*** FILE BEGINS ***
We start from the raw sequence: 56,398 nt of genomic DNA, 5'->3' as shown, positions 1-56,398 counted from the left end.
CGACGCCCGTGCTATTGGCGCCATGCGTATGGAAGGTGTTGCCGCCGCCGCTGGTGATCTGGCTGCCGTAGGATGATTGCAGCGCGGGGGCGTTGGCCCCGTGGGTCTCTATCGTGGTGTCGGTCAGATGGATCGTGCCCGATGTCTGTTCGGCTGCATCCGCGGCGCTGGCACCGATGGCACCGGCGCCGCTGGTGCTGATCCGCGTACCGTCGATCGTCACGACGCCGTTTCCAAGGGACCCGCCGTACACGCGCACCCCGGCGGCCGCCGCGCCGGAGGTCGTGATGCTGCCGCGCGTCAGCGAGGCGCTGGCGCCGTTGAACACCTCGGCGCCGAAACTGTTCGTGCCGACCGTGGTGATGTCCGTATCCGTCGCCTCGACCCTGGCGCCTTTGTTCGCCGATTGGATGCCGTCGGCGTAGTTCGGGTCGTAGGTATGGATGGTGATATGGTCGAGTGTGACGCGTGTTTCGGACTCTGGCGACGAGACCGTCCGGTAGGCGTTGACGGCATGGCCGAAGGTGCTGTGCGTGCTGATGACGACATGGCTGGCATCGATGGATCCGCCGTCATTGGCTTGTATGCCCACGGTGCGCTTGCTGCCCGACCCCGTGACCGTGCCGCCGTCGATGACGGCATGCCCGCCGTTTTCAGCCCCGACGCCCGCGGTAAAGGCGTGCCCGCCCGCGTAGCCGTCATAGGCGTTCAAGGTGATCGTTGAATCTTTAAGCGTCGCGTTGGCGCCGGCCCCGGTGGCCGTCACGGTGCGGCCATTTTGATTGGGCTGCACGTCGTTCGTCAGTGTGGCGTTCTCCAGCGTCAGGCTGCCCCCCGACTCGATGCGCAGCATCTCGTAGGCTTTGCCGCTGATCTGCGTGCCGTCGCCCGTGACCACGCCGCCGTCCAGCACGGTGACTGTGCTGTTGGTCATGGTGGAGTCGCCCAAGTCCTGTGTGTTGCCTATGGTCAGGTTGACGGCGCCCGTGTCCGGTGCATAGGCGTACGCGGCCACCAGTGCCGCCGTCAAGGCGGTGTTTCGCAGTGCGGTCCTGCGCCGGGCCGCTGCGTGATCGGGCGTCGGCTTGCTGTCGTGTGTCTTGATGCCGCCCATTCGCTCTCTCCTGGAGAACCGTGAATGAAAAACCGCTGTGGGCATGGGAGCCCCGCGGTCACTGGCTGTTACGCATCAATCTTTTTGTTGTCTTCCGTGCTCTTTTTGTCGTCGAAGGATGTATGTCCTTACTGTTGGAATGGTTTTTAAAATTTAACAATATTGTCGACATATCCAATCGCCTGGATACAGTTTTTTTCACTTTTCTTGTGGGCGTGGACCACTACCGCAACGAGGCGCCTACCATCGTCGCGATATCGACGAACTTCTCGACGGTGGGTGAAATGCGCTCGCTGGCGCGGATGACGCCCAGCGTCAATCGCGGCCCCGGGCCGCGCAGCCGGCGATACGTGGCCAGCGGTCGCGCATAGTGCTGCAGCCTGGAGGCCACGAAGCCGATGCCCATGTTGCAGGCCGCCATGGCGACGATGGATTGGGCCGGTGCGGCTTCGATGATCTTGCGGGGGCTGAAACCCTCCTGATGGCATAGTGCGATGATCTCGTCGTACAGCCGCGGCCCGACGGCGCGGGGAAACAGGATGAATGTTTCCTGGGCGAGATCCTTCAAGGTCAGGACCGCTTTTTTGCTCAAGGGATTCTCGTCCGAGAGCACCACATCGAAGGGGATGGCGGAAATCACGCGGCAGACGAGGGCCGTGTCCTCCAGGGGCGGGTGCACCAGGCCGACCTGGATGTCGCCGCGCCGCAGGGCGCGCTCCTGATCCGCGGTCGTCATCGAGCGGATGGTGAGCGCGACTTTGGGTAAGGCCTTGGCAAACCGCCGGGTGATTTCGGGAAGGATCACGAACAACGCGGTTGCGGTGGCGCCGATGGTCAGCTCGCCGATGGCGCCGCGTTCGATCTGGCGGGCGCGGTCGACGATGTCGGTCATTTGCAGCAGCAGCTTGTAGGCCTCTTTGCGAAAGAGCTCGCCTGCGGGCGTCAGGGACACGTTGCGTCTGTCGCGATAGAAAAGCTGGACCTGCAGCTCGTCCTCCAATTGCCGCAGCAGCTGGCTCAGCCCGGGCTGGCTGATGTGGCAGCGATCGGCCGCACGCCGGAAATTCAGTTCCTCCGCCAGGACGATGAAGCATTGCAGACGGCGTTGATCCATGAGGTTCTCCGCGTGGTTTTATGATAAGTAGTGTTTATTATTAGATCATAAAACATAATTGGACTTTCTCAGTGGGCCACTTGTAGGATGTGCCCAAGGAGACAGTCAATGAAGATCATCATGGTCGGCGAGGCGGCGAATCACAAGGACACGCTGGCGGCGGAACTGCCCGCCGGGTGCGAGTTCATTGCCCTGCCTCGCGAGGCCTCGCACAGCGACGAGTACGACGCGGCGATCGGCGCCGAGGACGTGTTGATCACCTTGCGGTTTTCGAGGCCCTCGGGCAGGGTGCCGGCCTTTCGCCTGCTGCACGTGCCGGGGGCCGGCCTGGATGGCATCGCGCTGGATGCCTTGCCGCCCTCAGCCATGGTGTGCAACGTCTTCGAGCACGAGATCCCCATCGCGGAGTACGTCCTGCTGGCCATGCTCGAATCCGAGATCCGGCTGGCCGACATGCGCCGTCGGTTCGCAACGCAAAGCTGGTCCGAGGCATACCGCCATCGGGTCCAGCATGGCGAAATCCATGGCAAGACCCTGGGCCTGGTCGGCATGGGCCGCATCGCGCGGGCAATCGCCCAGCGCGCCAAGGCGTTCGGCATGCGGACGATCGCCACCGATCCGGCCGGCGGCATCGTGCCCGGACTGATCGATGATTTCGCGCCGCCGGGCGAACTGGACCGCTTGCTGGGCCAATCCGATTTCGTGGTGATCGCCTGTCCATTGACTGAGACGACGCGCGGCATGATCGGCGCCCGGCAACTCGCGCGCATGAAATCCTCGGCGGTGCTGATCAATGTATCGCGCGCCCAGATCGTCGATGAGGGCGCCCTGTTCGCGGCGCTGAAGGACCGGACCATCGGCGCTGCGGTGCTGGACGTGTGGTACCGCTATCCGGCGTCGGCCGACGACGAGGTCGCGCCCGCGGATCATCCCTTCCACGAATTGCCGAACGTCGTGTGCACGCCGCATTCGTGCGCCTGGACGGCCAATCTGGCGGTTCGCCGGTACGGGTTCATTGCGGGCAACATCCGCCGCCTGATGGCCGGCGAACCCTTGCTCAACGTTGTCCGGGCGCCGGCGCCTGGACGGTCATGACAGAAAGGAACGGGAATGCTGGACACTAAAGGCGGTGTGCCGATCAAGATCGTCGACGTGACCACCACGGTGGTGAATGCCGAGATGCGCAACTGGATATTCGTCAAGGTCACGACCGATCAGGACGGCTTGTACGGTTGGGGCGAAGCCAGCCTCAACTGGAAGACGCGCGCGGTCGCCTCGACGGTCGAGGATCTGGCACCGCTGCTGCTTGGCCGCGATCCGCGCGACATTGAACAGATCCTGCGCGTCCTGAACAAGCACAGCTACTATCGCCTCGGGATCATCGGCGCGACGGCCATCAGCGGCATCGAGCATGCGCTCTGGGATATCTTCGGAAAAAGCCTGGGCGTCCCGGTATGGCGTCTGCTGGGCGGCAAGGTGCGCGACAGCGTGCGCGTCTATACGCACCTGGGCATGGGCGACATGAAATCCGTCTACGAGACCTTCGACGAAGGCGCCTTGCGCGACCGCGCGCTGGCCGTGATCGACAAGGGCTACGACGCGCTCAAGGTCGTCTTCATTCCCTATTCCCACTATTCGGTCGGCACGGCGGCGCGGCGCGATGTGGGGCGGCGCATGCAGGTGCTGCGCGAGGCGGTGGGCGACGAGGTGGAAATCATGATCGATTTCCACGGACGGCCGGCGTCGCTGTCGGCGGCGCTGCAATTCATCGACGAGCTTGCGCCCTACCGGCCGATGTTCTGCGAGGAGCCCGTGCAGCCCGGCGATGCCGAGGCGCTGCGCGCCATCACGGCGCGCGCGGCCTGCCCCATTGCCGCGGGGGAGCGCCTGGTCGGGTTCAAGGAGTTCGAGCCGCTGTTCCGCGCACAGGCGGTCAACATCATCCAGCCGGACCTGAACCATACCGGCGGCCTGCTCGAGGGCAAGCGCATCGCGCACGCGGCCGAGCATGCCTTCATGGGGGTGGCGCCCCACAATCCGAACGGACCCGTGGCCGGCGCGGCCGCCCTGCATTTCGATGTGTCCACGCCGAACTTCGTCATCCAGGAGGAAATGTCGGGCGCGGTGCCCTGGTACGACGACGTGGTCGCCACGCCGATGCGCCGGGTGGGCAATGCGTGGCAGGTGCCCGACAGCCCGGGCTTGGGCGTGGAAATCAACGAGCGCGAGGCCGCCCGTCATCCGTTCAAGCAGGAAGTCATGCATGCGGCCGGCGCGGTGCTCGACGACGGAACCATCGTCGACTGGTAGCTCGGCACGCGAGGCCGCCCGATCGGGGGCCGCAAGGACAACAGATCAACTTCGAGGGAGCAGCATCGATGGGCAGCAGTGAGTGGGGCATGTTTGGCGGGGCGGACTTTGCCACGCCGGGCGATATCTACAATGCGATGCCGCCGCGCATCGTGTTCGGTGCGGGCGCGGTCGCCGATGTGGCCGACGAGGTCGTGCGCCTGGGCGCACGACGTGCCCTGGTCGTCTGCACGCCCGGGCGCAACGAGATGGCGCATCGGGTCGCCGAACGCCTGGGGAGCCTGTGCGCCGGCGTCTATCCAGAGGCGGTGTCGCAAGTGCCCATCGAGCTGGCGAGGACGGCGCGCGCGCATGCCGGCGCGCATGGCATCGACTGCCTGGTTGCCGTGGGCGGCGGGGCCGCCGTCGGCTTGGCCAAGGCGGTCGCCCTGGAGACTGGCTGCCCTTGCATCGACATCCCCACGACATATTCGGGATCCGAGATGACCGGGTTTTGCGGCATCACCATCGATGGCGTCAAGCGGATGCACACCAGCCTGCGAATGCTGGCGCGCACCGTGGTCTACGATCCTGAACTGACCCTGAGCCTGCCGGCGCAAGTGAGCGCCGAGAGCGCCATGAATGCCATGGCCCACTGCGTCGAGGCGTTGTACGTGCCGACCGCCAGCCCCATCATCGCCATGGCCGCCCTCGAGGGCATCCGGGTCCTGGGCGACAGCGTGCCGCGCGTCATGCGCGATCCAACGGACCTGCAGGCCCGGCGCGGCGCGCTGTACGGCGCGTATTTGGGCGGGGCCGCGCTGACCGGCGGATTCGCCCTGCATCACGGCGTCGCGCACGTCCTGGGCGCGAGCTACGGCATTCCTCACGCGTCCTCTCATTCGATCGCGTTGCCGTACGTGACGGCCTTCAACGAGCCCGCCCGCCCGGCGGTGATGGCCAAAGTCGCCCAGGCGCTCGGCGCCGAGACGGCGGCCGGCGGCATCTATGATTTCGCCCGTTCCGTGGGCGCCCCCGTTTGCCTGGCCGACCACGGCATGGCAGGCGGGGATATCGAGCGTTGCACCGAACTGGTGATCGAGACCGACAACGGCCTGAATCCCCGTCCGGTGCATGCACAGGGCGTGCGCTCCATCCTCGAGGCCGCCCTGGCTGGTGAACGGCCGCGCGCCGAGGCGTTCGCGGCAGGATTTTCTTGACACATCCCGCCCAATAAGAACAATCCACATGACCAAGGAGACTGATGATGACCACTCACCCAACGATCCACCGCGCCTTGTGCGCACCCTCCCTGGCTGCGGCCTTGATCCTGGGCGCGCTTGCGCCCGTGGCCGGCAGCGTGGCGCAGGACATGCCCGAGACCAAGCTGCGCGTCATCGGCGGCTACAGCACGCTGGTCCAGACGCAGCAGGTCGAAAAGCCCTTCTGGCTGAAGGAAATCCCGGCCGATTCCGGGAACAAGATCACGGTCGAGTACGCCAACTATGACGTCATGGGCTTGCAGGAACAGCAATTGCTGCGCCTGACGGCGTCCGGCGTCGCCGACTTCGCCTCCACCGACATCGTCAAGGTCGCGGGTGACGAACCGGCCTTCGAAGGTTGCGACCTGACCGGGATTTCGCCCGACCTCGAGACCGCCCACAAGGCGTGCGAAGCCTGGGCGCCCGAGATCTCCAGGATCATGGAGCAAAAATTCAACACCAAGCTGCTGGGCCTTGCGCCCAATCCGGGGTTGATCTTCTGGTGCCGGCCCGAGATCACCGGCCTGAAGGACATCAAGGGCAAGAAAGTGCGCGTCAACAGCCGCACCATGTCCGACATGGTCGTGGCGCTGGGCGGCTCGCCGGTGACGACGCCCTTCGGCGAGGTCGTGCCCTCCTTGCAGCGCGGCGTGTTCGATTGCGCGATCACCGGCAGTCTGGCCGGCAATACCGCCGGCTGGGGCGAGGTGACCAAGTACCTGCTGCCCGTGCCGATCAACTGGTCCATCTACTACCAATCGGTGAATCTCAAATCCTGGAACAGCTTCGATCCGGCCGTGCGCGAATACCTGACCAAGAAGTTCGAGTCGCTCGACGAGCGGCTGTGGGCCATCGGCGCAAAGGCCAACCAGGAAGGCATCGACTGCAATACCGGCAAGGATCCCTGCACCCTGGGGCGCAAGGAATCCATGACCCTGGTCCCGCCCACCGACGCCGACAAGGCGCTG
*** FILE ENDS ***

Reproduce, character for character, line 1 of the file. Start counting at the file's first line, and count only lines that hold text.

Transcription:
We start from the raw sequence: 56,398 nt of genomic DNA, 5'->3' as shown, positions 1-56,398 counted from the left end.